Home Management Series: Family Finances

Welcome to Part 7 of the Home Management Series! I threw our weekly topic out to the people on Instagram and you voted for family finances.  There are tons of different directions I could take this post, but today I am going to focus on how we organize our finances & how we manage money together. Let’s dig in!

family finances

family finances


To start, I feel particularly qualified to talk about this topic since my background is in finance. In case you didn’t know, I started my career on Wall Street – working for Morgan Stanley and Citi for 6 years before switching into the creative industry. In addition, my husband, David, is also in finance – working as an investment banker then in private equity and M&A. We actually met in business classes at UVA’s McIntire School of Commerce. I say all of that not to toot my own horn but to say, our finances are probably the thing we are on top of the most. And also to say, there are a lot of unqualified people out there that will try to tell you what to do with your money. I’ve seen it. Please be careful out there. Money is a powerful tool and we want to make the most of what we have been given.

How We Organize Our Family Finances

This is how we generally think about our money:

  • We should save as much as possible and use the power of compounding to work in our favor. This is a powerful tool and will greatly affect how and when you retire.
  • We pay off all debt as quickly as possible, including the mortgage. This allows us to breathe easy in times such as these.
  • We always have a rainy day fund that is easily accessible (i.e. in cash) at our bank. You will hear various numbers around the web but I would suggest starting at a minimum of three months’ worth of your expenses and work up from there to six months.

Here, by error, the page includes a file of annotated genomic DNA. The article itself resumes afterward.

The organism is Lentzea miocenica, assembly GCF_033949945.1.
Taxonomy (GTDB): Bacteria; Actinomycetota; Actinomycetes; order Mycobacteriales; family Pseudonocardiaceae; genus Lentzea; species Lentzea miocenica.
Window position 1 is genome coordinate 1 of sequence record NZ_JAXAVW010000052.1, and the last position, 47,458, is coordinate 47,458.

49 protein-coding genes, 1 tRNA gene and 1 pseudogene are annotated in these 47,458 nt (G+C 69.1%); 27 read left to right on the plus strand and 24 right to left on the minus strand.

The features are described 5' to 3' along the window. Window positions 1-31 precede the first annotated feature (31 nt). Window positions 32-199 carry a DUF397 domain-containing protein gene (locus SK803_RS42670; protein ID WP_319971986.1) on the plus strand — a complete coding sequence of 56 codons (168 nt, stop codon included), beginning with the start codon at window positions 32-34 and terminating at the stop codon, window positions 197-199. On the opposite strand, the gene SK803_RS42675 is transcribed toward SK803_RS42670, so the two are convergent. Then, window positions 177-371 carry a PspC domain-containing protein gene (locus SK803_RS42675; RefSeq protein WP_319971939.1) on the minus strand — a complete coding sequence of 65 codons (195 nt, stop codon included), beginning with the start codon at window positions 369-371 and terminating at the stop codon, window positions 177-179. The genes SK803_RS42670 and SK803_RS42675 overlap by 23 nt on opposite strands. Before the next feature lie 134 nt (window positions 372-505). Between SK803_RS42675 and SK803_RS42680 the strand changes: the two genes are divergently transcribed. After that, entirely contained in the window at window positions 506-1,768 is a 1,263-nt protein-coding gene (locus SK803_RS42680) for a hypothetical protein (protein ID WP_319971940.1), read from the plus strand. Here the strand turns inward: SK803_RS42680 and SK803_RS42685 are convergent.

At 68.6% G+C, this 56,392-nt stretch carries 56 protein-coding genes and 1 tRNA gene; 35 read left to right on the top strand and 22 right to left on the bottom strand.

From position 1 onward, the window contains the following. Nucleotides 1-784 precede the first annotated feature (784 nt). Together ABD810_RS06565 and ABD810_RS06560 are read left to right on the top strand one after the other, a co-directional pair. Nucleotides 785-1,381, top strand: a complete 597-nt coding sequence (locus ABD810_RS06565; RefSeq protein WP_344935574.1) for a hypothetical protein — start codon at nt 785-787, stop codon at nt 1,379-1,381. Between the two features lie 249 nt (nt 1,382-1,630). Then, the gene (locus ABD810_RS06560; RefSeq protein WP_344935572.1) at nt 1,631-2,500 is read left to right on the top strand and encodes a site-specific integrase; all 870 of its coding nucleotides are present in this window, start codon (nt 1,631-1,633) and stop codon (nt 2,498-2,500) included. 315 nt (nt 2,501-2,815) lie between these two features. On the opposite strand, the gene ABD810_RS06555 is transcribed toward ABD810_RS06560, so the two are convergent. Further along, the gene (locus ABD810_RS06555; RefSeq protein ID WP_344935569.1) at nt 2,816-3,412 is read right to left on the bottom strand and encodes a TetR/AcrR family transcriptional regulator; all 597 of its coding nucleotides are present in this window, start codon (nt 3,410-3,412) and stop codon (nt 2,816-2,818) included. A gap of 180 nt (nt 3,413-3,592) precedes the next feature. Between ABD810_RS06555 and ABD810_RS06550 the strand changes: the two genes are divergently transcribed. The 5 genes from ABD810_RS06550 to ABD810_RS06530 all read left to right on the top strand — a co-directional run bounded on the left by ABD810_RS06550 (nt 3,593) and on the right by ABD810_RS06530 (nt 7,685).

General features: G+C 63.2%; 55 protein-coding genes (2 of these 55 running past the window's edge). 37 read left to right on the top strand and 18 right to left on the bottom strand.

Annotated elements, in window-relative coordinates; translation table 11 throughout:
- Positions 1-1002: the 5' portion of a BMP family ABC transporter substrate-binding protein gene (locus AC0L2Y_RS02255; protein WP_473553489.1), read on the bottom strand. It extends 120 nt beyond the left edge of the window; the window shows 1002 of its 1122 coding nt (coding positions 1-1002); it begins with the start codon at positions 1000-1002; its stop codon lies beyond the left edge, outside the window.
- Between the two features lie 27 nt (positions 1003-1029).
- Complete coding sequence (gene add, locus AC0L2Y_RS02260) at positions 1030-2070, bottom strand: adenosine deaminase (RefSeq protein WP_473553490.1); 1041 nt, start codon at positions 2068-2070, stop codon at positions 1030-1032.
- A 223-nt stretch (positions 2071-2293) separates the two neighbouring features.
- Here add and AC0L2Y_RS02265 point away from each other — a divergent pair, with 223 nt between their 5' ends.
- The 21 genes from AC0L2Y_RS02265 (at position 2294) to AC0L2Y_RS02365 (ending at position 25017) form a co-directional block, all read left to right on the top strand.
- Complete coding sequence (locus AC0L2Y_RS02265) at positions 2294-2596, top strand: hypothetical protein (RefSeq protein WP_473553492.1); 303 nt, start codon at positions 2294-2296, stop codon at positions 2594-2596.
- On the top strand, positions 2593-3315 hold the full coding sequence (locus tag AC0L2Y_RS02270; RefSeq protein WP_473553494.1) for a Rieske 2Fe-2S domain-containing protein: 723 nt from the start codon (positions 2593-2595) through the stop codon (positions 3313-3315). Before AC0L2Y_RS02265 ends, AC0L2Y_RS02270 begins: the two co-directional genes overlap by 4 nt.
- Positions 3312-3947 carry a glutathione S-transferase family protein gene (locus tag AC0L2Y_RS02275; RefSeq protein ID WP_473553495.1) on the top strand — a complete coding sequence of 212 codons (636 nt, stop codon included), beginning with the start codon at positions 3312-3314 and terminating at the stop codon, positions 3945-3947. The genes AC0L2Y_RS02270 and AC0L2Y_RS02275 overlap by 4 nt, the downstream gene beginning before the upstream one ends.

• And finally, we believe that our money has been entrusted to us and we try to use it to help others. We give away as much as we can & grow this number every year.

So with those principles in mind, it all comes down to our budget. We live and die by our budget. Since both of us know the ins and outs of Microsoft Excel, we have everything tracked there. It works for us but I know this might be more complicated for some. I have heard great things about Mint.com and Everydollar.com if you are starting from ground zero.

The Monthly Budget

Our budget is created annually but managed monthly. I’m not going to spend a ton of time on what our monthly budget looks like (but if you do want more details here comment below). We begin at the top with any income (adjusted for taxes) coming into our house. Next, we track our fixed monthly costs. This would include anything that is something we can’t cut back on if we needed to. For example utilities, insurance, electricity, and cable/internet. We work down from there to our savings goal: this is split by retirement savings & and general savings for longer-term goals (like vacations or the kids 529 plans). Our goal is to save AS MUCH as we possibly can in this stage of our life. The reason for this goes back to the power of compounding. And finally, our remaining line items are those that we have in our life but are more adjustable: grocery shopping, household shopping, eating out, salons, etc. If we need to meet our savings and giving goals, these are the areas where we can cut back.